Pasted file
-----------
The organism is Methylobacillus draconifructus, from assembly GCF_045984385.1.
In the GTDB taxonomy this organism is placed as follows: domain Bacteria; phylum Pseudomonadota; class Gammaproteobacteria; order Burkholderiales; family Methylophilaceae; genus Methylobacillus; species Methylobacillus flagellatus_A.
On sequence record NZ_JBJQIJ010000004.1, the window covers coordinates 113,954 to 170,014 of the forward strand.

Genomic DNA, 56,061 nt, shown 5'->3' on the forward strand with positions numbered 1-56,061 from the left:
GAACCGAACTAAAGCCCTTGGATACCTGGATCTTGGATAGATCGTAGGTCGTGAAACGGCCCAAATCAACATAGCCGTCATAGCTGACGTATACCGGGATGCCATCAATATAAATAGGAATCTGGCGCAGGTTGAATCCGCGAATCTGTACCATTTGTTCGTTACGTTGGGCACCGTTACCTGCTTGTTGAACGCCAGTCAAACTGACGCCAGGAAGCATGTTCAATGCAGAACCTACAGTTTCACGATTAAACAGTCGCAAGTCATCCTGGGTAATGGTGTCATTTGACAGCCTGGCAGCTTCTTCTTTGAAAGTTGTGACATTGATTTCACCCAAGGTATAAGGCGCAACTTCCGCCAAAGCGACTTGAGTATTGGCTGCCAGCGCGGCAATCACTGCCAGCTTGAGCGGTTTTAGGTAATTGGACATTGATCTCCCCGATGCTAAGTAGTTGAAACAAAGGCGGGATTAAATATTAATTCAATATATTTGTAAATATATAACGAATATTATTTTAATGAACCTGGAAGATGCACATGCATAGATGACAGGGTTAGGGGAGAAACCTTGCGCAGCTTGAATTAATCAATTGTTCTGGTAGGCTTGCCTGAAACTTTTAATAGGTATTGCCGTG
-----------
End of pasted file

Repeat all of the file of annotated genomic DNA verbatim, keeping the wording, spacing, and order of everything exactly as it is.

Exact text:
The organism is Methylobacillus draconifructus, from assembly GCF_045984385.1.
In the GTDB taxonomy this organism is placed as follows: domain Bacteria; phylum Pseudomonadota; class Gammaproteobacteria; order Burkholderiales; family Methylophilaceae; genus Methylobacillus; species Methylobacillus flagellatus_A.
On sequence record NZ_JBJQIJ010000004.1, the window covers coordinates 113,954 to 170,014 of the forward strand.

Genomic DNA, 56,061 nt, shown 5'->3' on the forward strand with positions numbered 1-56,061 from the left:
GAACCGAACTAAAGCCCTTGGATACCTGGATCTTGGATAGATCGTAGGTCGTGAAACGGCCCAAATCAACATAGCCGTCATAGCTGACGTATACCGGGATGCCATCAATATAAATAGGAATCTGGCGCAGGTTGAATCCGCGAATCTGTACCATTTGTTCGTTACGTTGGGCACCGTTACCTGCTTGTTGAACGCCAGTCAAACTGACGCCAGGAAGCATGTTCAATGCAGAACCTACAGTTTCACGATTAAACAGTCGCAAGTCATCCTGGGTAATGGTGTCATTTGACAGCCTGGCAGCTTCTTCTTTGAAAGTTGTGACATTGATTTCACCCAAGGTATAAGGCGCAACTTCCGCCAAAGCGACTTGAGTATTGGCTGCCAGCGCGGCAATCACTGCCAGCTTGAGCGGTTTTAGGTAATTGGACATTGATCTCCCCGATGCTAAGTAGTTGAAACAAAGGCGGGATTAAATATTAATTCAATATATTTGTAAATATATAACGAATATTATTTTAATGAACCTGGAAGATGCACATGCATAGATGACAGGGTTAGGGGAGAAACCTTGCGCAGCTTGAATTAATCAATTGTTCTGGTAGGCTTGCCTGAAACTTTTAATAGGTATTGCCGTG